Within the photography section are not only photos shot by Frida and of Frida, but also images by Manuel Álvarez Bravo, Nickolas Muray, Gisèle Freund, Martin Munckácsi, Man Ray, Edward Weston and Guillermo Kahlo (Frida’s father). Many of these well-known photographers were friends, associates and colleagues of Frida’s, Cantley says, so it’s fitting that their works should appear in this recently unearthed collection of her prized possessions.
Frida Kahlo grew up around her father’s photographic studio and reportedly even worked as his assistant from time to time, helping mix chemicals and process prints. There is no doubt her early artistic interests were fostered and supported in her family home.
Among her photos are not only self-portraits from which she painted, but also photos of her beloved animals. Frida was known for keeping a menagerie in her house that included cats, monkeys and birds. Some of her beloved dogs were Xoloitzcuintli, a breed of Mexican hairless dog that looks similar to the Chihuahua, but with longer legs. At the exhibit’s opening, fans of Frida and this famous breed will be allowed to bring their dogs, and many are expected to show up in costume.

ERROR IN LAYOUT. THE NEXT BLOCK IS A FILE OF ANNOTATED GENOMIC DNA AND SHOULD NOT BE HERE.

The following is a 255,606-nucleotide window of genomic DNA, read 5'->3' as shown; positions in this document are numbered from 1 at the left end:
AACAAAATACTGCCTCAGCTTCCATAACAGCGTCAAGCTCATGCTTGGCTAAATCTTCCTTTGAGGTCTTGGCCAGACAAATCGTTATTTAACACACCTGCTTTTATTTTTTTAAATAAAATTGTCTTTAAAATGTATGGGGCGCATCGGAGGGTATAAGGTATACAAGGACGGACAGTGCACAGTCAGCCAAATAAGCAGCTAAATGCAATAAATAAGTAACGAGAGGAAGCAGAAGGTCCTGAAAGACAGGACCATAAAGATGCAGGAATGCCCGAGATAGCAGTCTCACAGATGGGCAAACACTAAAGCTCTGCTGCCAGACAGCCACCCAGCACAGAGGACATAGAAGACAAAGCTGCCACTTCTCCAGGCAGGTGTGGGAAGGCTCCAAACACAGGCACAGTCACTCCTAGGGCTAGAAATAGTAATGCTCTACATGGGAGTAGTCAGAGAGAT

As an extension of the traveling show of photographs, the Heard Museum invited local artist collective the Phoenix Fridas to curate a related show honoring Frida Kahlo. For Los Favoritas de Frida, the Phoenix Fridas scoured the Heard’s permanent collection for items that connected to Frida Kahlo’s life and indigenous roots and assembled a collection including objects such as Oaxacan women’s garments, ceramics and textiles.
Displayed centrally are some Zapatec tapestries from Oaxaca, which museum staff say are very rare. The walls of the Lovena Ohl Gallery, located closer to the museum’s entrance, are painted in daring greens, blues, yellows and reds to match the vibrant colors of Frida’s artwork and the decorative arts of Oaxaca. The Los Favoritas exhibit includes hands-on activities for Frida fans of all ages, including a letter-writing station (Querida Frida) and a mock kitchenette called Cooking with Frida where younger visitors can pretend to fry felt tortillas and stir kettles over an imaginary cooking fire.
Opening weekend, human-sized puppets, or flacas (the artistry of Carmen and Zarco Guerrero) will dance around the courtyards of the museum. The flacas are built as giants, and a human player, or puppeteer, animates them from inside. One of these flacas, an enormous Frida puppet, on loan from the Guerreros, will greet patrons at the door near admissions.